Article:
IT Tips & Tricks

Published 1 March 2022

Digital Transformation: No Man (or Department) Is an Island


Mention digital transformation and most people think of a streamlined organization that is most likely cloud-based, allowing for a global team to connect and interact in real time. And for the most part, they’d be right. But what if that beautifully streamlined system, with easy workflows, where everything is cleverly integrated and all works together like a well-oiled machine, is not how Bob’s morning is going?

“Bob, why don’t I have those first quarter projections in my inbox this morning? Didn’t I ask you about this yesterday?”

“Yes, sir, you did, sir. It’s just that, well, you see …”

“What? It’s just that what?”

“It’s Lidia, sir. In Accounts. She’s a little outdated.”

“You mean we don’t have the projections?”

“No, sir, I’m sure we do. It’s just that our system is really old. I’ll ask Lidia to print out the projections and bring them to you.”

“What do you mean, ‘really old’? Why can’t she just email me?”

“Sir, I believe Accounts still runs on a pre-1990 version of Excel.”


“And I’m not sure that Lidia even has an email account.”

As his new boss practically dissolves into a shuddering heap of “So help me God,” Bob is clattering down the stairwell to Accounts, three floors down, where Lidia has been tending the books since she started working at the company, fresh out of college, some thirty-five years ago.

The previous finance VP accepted that Accounts does things a certain way and has done so since dinosaurs roamed the earth — although no one in their right mind would consider calling Lidia a dinosaur (at least not to her face). But the young, new VP is clearly not familiar with the vagaries of a company that still relies on outdated technology.

What if that beautifully streamlined system, with easy workflows, where everything is cleverly integrated and all works together like a well-oiled machine, is not how Bob’s morning is going?

With his own thoughts echoing loudly in the stairwell, Bob realizes that the exact problem he’s dealing with right now is occurring elsewhere in the company too. The guys down on the shop floor have their own system they use. The designers and engineers are all using the latest versions of the CAD software that they prefer. Much like Accounts, Human Resources is also using some antiquated system, and nothing seems to mesh between the various departments. It’s all separate and disparate. Before he hits the door to Accounts, Bob is slightly surprised to find himself mentally singing, Dolly Parton’s “Islands in the stream, that is what we are …” But guess what? Bob is right on the money.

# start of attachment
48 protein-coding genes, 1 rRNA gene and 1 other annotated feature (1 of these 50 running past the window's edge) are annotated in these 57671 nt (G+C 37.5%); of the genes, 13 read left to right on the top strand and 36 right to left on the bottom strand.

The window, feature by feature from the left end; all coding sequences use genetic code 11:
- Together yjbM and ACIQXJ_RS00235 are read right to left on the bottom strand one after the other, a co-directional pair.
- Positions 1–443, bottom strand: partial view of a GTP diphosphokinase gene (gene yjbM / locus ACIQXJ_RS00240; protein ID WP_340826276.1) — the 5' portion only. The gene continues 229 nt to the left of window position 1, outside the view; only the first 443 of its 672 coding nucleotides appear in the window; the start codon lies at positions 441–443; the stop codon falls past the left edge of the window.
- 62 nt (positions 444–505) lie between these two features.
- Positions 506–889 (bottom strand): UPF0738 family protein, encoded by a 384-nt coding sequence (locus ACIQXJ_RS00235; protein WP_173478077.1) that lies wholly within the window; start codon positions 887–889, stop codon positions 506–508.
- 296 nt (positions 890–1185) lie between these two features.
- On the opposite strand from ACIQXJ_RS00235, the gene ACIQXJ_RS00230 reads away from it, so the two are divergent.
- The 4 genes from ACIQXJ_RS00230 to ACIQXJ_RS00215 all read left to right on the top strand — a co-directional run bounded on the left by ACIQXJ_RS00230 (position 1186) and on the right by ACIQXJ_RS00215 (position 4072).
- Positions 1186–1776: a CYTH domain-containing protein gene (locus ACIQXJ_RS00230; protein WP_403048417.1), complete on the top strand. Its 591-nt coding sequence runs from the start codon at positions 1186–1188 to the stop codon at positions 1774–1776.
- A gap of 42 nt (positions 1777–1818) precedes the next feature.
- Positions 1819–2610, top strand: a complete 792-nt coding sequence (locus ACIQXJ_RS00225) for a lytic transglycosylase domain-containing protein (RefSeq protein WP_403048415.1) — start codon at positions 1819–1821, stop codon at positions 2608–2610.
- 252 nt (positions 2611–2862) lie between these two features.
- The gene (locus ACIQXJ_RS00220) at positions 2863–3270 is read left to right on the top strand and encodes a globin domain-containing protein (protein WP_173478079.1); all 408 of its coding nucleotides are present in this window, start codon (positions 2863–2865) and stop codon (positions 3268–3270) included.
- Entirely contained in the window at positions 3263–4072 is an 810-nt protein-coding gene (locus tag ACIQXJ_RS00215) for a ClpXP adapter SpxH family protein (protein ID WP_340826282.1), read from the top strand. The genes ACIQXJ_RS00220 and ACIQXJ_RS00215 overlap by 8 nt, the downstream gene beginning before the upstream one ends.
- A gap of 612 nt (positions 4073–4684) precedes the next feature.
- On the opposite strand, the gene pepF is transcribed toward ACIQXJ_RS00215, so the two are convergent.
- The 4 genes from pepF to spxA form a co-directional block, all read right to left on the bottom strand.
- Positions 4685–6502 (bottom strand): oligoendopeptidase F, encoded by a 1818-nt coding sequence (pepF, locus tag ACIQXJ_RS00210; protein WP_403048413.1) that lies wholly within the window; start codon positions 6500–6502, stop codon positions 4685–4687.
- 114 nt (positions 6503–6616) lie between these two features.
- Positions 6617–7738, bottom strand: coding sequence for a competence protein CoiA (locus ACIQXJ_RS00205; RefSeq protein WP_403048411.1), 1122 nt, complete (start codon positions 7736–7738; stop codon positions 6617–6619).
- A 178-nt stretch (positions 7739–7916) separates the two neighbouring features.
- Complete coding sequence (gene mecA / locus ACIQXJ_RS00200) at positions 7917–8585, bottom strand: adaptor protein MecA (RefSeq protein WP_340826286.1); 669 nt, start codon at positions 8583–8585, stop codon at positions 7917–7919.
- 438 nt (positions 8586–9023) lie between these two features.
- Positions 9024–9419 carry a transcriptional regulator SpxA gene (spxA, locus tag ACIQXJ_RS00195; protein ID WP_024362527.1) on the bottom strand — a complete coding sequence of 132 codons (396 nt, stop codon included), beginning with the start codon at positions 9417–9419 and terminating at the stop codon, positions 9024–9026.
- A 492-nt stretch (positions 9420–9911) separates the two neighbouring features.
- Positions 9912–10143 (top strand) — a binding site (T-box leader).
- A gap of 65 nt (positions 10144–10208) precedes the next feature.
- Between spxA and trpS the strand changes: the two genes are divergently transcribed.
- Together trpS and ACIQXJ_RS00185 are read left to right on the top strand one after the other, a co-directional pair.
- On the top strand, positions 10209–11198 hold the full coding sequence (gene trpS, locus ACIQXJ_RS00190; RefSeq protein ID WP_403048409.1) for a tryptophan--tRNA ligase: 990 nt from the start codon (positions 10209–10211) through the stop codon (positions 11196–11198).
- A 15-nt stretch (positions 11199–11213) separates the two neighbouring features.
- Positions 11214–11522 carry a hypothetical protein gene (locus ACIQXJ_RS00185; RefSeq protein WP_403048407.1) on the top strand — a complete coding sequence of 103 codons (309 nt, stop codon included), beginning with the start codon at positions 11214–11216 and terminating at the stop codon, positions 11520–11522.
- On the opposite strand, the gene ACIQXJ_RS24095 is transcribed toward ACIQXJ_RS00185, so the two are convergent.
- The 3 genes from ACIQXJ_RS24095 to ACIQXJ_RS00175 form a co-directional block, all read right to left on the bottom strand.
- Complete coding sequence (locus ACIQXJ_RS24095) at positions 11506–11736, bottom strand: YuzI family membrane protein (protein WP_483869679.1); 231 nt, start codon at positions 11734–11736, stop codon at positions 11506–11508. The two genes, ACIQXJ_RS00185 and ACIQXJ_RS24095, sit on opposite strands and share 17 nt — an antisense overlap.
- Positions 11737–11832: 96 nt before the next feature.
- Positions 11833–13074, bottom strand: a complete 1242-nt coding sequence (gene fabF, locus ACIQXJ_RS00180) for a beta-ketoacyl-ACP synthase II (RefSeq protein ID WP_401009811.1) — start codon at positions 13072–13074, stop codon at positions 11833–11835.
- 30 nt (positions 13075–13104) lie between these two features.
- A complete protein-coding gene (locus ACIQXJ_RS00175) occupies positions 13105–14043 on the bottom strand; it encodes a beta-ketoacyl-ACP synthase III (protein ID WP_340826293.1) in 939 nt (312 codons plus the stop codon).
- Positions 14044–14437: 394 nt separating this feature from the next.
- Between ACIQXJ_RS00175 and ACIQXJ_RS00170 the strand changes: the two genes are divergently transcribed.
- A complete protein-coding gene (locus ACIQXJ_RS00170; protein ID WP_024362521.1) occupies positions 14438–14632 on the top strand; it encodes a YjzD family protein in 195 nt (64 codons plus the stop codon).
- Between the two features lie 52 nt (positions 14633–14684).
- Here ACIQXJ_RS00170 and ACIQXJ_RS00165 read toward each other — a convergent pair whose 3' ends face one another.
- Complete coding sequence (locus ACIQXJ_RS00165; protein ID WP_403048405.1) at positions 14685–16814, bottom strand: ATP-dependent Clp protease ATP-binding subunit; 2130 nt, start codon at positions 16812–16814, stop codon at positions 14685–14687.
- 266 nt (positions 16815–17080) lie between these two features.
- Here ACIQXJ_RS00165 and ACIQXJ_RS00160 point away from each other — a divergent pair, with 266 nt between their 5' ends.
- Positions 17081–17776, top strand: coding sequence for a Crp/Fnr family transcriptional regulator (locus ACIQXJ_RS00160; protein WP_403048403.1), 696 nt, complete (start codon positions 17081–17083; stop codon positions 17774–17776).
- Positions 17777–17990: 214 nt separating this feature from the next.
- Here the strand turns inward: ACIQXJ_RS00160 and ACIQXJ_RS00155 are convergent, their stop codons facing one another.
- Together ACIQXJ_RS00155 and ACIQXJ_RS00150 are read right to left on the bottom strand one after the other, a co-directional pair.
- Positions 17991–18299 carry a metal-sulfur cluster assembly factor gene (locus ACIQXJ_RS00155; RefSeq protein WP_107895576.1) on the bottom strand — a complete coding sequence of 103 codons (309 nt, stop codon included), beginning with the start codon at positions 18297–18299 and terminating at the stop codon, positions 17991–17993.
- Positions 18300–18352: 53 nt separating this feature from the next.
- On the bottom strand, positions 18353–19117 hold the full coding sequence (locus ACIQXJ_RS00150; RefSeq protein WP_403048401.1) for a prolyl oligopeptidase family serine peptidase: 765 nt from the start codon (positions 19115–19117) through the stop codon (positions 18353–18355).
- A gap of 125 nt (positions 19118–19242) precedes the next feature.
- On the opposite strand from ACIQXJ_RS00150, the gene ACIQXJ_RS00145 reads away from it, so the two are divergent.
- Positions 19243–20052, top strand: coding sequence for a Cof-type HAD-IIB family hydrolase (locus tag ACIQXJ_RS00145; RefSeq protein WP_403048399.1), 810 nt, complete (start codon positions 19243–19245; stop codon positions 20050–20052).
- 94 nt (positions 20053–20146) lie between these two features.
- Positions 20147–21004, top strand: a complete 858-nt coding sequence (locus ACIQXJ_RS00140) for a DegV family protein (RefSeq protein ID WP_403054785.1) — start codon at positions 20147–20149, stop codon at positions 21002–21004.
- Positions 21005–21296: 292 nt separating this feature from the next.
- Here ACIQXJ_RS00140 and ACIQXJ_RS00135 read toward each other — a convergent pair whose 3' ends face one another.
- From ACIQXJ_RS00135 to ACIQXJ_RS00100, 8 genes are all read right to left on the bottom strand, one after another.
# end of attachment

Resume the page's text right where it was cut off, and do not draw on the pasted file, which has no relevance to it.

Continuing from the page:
Islands in the Stream

Bob, the office manager, is not the only one taking strain. Anita in HR has been begging for a better system since she took over three years ago. Harry, the shop manager (who has been around almost as long as Lidia), was trained by Edward, who had run the shop since the 1970s and finally retired just before his eightieth birthday. Unfortunately, this means that Harry is still pretty much stuck in a seventies mindset when it comes to running the shop. The only guys that seem to be up to date are the designers and engineers, which is lucky, since everyone’s paycheck pretty much hinges on them.


If each department has grown and developed independently from the rest of the organization, where’s the cohesion, the data-sharing and the collaboration?

This may sound somewhat comedic to you, but it’s not an altogether uncommon scenario, particularly in companies that have been around for decades. The problem isn’t always a lack of digitalization. It’s just that the various departments have digitalized in their own way at some point, and now each department speaks its own “language” which is often unfamiliar to the other departments.

The designers and engineers are speaking CAD. The machine shop speaks a language dating back to the seventies. Accounts speaks a language from the late eighties and HR has a language of its own, cobbled together from the various antiquated systems they use. Quality Control and a couple of other departments still rely completely on paper and have never digitalized at all. All this disparity makes it virtually impossible for the company to have consistently smooth internal dialog. Each department has become its own island and inter-departmental communication is akin to paper airplanes bearing messages being tossed around a classroom by fifth graders. Professional? No? Efficient? No? The solution? Digital transformation.

The reality is that digital transformation is not that difficult for employees to accept. Most people are more than willing to embrace change if it promises to simplify things at the office and increase efficiency, which is often perceived as a lightening of the workload. It recently struck us that an entire generation has grown up — writing things, producing documents, brochures, price lists and so forth — without ever laying a finger on a typewriter. All they know is a keyboard and word processor.

We’ve lived in a digital age for decades already. It’s not new and therefore should not be frightening, even to the antediluvians who started their careers with typewriters and electric calculators. Even they have smartphones these days, and personal email accounts. They probably even pay their bills online, as most of us do. So, adapting to a new system at work shouldn’t be an insurmountable challenge.